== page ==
Biology has divided life into three domains, Eukarya, Bacteria, and Archaea. The last two evolved from what is called LUCA, the Last Universal Common Ancestor. It's been suggested that a potential cause of that evolution is an instability in the mixture of lipids that were in the membrane surrounding the LUCA cell. Scientists engineered such a cell, which had a mixed membrane; they saw that this cell was stable, rendering the hypothesis incorrect. Their findings were reported in the Proceedings of the National Academy of Sciences (PNAS).
The initial cells might have formed in minerals, or potentially as lipid vesicles. If cells did start out as vesicles, a ‘lipid divide’ that created the separate domains of life would have happened. "The lipid membranes of both domains are different, composed of phospholipids that are each other's mirror image,” explained Arnold Driessen, University of Groningen Professor of Molecular Microbiology.
Before a lipid divide would have happened, the lipid cell membrane in LUCA would have been a mixture of the different chemistries in archaea and bacteria.
‘This mixed membrane would be less stable than a homogenous membrane of just one type of phospholipid, so eventually a split occurred, resulting in the two domains of Bacteria and Archaea,” said Driessen.
Testing the theory, the team created an organism that had just such a mixed membrane. “This has been tried before, but these experiments resulted in bacteria with only very small amounts (under one percent) of archaeal lipids.”
That percentage went up to 30 in the new research, through important breakthroughs made by the investigators. Their work was applied to a normal strain of E. coli bacteria, which is easier said than done, and they did not know what would happen. “And we didn't know if the end result would be a viable cell,” added Driessen.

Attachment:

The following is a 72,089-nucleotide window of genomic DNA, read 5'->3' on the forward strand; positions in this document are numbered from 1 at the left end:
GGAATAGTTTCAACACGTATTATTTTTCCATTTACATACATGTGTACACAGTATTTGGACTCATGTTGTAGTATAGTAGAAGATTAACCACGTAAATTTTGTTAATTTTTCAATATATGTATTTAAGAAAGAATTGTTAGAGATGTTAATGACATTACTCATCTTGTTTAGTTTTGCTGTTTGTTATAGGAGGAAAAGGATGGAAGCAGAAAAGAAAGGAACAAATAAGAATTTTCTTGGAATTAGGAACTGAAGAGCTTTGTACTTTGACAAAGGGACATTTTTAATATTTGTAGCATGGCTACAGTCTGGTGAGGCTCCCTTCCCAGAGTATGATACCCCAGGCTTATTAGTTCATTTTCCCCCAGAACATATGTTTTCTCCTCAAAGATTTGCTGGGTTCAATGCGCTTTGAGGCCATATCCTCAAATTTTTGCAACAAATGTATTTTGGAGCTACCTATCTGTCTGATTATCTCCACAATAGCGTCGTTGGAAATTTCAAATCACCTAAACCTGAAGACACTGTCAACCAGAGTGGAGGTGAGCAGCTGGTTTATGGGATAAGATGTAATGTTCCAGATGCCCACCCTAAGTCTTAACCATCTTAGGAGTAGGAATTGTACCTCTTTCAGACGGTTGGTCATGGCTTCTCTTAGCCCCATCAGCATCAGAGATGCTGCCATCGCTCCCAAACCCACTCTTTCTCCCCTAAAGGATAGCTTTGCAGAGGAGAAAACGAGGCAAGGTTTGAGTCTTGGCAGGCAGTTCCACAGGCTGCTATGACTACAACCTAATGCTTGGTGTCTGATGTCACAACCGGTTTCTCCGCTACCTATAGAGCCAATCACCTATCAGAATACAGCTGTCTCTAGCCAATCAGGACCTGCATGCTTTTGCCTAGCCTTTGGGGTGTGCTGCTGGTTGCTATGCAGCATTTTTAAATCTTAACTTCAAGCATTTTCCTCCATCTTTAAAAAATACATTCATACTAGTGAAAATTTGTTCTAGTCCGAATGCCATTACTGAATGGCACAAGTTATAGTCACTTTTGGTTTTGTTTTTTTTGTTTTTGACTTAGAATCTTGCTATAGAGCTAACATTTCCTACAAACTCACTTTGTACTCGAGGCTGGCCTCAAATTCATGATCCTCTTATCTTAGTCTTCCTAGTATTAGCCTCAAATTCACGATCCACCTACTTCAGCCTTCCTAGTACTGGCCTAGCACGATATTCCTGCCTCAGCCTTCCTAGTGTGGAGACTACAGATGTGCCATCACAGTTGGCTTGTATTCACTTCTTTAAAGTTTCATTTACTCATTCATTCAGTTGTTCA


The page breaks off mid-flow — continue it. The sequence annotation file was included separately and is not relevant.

They made a live cell after all, in which about 30 percent of the bacterial membrane, a compound called phosphatidylglycerol, was replaced with its archaeal equivalent, archaetidylglycerol.
“This bacterium grew at normal speed and was stable,” revealed Driessen. “So this result does not support the hypothesis that a mixed membrane is inherently instable and could thus have created the lipid divide.”
One caveat of the work, of course, is that they had to use modern E. coli to model their hypothesis. The appearance of those cells was altered by the change in lipid composition, noted the researchers. Also, the rate of growth slowed down, and appendages appeared on the cell membrane.
"The robustness of these mixed cells surprised us. We expected more problems keeping them alive. After all, what we have engineered does amount to a new life form,” said Driessen.
This work could help open up new avenues in research in evolution. “For example, we could engineer a bacterial expression system for archaeal membrane proteins, such as those produced by hyperthermophiles that grow at extremely high temperatures and pressure,” Driessen concluded.
Learn more about the domains of life from the video.